The aim of this unit is to raise your critical awareness of theory and practice regarding a variety of questions of communication in accounting. You will examine the nature of the international reporting environment and the needs of lay and expert readers of financial reports.
Comparative International Accounting
You will examine the causes of international differences, progress of harmonisation and the convergence of China, Japan and the US with International Standards. It also examines the effects of differences on capital markets and how companies and analysts cope with them.
Sustainability & Accounting
You will develop your knowledge and understanding of contemporary issues in the theory and practice of sustainability accounting and accountability.
Year in Business
You will commence a year in business following your first year of study. With the support of the University you will seek and secure a minimun nine-month work placement
On completion of the course graduates will have:
A systematic understanding of current issues in entrepreneurship, informed by the forefront of the discipline and area of professional practice
* an in-depth and critical understanding of the entrepreneur, the entrepreneurial process, and the entrepreneurial event itself
* the ability to evaluate critically the relevant academic literature and gain a comprehensive understanding of key concepts in entrepreneurship research
* the ability to evaluate opportunities for developing new and innovative projects and an awareness of the different forms of support available to entrepreneurs
* an increased ability to shape business ideas and structure them into a plan of action
* an appreciation of the roles and responsibilities of different stakeholders and their impact on shaping the entrepreneurial process
* transferable organizational skills including working to deadlines, prioritising and delegating tasks, organising meetings and work time.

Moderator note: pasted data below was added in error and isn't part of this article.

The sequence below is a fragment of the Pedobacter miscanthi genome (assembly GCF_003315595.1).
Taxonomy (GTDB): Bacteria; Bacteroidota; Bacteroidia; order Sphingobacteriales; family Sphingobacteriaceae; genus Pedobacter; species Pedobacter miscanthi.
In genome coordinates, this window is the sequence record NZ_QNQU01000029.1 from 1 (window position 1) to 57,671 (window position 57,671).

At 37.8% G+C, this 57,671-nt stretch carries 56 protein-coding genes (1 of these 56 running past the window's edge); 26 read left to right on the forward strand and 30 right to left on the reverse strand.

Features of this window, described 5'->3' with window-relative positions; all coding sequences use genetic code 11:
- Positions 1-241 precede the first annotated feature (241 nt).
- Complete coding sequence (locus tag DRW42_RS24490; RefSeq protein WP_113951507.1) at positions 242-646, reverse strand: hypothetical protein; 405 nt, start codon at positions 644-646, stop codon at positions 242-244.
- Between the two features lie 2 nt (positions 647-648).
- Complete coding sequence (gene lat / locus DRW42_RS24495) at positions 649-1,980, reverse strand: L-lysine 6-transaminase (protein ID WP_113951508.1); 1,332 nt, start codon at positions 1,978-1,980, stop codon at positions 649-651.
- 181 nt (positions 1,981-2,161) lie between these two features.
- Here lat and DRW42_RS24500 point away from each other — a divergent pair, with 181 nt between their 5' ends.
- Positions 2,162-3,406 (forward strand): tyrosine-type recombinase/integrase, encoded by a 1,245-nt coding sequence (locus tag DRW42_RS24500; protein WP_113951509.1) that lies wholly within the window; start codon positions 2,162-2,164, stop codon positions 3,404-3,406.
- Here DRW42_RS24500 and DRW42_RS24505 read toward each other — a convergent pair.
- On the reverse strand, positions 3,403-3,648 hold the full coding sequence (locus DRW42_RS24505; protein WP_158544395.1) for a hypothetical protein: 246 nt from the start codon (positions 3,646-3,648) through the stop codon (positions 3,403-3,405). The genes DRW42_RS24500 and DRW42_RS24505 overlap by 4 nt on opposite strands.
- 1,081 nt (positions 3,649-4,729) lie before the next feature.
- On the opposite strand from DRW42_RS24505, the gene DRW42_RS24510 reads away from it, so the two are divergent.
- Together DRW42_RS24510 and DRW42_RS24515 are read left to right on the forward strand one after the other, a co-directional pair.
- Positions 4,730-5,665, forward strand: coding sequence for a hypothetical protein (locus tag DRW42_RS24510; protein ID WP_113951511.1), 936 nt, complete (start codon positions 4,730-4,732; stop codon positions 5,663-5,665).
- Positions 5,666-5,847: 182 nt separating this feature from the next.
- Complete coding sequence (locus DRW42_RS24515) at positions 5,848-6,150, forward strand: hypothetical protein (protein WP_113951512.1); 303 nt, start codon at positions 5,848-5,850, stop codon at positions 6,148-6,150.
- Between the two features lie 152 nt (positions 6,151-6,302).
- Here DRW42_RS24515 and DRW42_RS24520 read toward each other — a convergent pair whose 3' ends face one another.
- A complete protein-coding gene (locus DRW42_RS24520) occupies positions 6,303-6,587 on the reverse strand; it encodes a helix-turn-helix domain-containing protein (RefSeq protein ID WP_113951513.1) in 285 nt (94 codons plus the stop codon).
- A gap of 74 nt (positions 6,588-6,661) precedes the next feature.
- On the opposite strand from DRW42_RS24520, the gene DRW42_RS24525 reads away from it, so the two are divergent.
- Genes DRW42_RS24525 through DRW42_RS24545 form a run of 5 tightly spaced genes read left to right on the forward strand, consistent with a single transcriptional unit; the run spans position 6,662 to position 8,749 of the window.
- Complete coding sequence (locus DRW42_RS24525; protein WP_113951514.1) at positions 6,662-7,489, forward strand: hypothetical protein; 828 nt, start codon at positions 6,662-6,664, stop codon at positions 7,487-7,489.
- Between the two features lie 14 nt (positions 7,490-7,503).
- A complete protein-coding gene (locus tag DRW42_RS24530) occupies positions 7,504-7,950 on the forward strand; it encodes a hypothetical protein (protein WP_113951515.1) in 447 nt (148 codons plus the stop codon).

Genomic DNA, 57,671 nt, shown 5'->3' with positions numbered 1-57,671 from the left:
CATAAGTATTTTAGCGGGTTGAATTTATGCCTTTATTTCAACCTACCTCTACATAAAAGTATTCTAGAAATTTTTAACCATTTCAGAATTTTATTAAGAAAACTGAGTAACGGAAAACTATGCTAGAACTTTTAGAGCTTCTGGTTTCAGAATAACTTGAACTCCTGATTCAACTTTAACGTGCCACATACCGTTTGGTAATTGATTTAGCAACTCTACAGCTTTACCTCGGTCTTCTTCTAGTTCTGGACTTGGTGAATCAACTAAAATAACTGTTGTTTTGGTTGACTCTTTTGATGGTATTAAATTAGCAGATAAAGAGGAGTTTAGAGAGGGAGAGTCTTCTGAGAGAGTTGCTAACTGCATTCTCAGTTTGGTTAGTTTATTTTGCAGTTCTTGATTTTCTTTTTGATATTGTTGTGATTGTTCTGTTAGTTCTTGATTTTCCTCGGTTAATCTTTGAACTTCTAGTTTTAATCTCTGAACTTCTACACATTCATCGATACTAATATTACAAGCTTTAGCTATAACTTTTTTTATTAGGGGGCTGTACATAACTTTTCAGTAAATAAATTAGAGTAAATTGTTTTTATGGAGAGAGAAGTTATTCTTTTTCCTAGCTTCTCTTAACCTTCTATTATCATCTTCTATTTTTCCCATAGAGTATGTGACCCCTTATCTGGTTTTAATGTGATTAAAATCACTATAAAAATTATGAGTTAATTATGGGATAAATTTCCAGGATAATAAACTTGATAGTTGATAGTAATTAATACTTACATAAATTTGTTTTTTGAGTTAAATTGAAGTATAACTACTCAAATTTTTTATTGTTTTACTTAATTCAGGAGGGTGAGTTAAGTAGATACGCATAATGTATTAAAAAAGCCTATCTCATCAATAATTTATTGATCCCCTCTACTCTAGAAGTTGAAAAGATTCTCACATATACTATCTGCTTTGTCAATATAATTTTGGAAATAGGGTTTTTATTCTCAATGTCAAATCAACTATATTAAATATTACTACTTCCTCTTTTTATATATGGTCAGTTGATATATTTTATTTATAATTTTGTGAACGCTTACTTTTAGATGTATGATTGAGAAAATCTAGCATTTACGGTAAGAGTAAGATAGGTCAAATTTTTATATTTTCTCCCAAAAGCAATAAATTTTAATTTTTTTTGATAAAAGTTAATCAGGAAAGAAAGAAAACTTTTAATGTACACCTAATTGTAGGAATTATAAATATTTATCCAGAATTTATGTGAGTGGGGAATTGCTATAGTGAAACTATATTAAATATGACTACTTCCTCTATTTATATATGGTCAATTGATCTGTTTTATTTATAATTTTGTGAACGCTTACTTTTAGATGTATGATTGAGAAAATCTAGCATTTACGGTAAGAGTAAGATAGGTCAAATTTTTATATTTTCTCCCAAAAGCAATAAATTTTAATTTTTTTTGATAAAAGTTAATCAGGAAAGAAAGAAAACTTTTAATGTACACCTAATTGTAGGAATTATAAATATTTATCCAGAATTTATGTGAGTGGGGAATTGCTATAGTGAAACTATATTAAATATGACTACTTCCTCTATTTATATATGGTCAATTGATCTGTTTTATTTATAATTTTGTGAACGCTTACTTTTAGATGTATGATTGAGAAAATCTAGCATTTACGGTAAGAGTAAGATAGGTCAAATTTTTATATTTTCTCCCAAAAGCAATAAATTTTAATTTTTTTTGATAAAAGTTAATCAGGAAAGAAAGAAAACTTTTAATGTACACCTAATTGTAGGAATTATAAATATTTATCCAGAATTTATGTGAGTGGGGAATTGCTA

Universities in the United Kingdom use a centralized system of undergraduate application: University and College Admissions Service (UCAS). It is used by both domestic and international students. Students have to register on the UCAS website before applying to the university. They will find all the necessary information about the application process on this website. Some graduate courses also require registration on this website, but in most cases students have to apply directly to the university. Some universities also accept undergraduate application through Common App (the information about it could be found on universities' websites).
Both undergraduate and graduate students may receive three types of responses from the university. The first one, “unconditional offer” means that you already reached all requirements and may be admitted to the university. The second one, “conditional offer” makes your admission possible if you fulfill some criteria – for example, have good grades on final exams. The third one, “unsuccessful application” means that you, unfortunately, could not be admitted to the university of you choice.
All universities require personal statement, which should include the reasons to study in the UK and the information about personal and professional goals of the student and a transcript, which includes grades received in high school or in the previous university.